The EU has differed fundamentally. It has openly discarded US objections in a common position in 2003, while trying to foster a constructive partnership between the US and the ICC. The EU has defined guiding principles for bilateral non-surrender agreements under Art. 98 of the ICC Statute. Later, the EU members have been instrumental in securing Security referrals to the ICC in relation to Darfur and Libya, and supporting a Syria referral.

The EU approach may be characterized by three cardinal features: (i) “principled” pragmatism,  (ii) non-confrontational approaches, and (iii) a long-term vision towards international justice. These are virtues that are key to the success of international criminal justice.

In times like these, the EU serves more than ever as a fire brigade. Damage control is urgently needed. The voices of European members on the Security Council are crucial to avoid action that might hamper existing institutions. There is a need to speak up against unfair critique, and to counter false rhetoric.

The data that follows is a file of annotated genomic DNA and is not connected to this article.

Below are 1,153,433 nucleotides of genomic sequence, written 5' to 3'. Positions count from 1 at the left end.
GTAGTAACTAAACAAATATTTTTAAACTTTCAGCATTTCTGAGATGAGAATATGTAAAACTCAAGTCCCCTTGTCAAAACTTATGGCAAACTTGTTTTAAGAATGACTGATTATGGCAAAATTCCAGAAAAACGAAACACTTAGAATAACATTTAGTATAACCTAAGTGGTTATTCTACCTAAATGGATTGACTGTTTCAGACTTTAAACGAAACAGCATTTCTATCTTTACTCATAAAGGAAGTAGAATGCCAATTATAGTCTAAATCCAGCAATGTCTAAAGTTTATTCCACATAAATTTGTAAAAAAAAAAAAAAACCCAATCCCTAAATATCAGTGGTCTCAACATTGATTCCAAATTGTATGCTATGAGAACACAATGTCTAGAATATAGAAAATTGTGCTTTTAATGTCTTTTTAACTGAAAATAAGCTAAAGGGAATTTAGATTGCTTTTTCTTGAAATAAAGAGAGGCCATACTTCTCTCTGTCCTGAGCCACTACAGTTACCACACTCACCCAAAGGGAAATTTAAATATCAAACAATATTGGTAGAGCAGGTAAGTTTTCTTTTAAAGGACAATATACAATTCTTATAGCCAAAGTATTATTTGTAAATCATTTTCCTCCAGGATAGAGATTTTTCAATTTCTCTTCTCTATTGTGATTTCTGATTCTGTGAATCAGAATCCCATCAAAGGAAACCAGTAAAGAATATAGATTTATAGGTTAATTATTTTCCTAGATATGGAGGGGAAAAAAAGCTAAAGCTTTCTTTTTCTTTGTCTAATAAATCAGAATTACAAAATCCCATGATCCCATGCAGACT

Hard questions

At the same time, many hard policy questions regarding international criminal justice remain unanswered.

Interests of Member States and EU agents do not always converge. Normative ambitions do not always lead to satisfactory policy outcomes. There are open questions, under what circumstances EU engagement in relation to international courts and tribunals works effectively.

Existing practice suggests that EU action has produced certain beneficial effects in the European space. International criminal tribunals have had leverage in the Balkans due to the prospects of economic cooperation or EU accession. Many of the successes of the ICTY might not be explained without these incentives. Similar rationales might apply in the future to the Kosovo Specialist Chambers – which mark a unique a blend between regional and domestic approaches. But the prospects of justice investment are less certain in cases where such political incentives are missing.

In some cases, international criminal justice has hardened opposition. International criminal lawyers tend to see leaders like Milosević, Karadzic or Gotovina as individuals. Local populations are more inclined to see them as representatives of their community, their state or their political group. This has left frictions that will take decades to heal and that might require engagement beyond the closure of tribunals.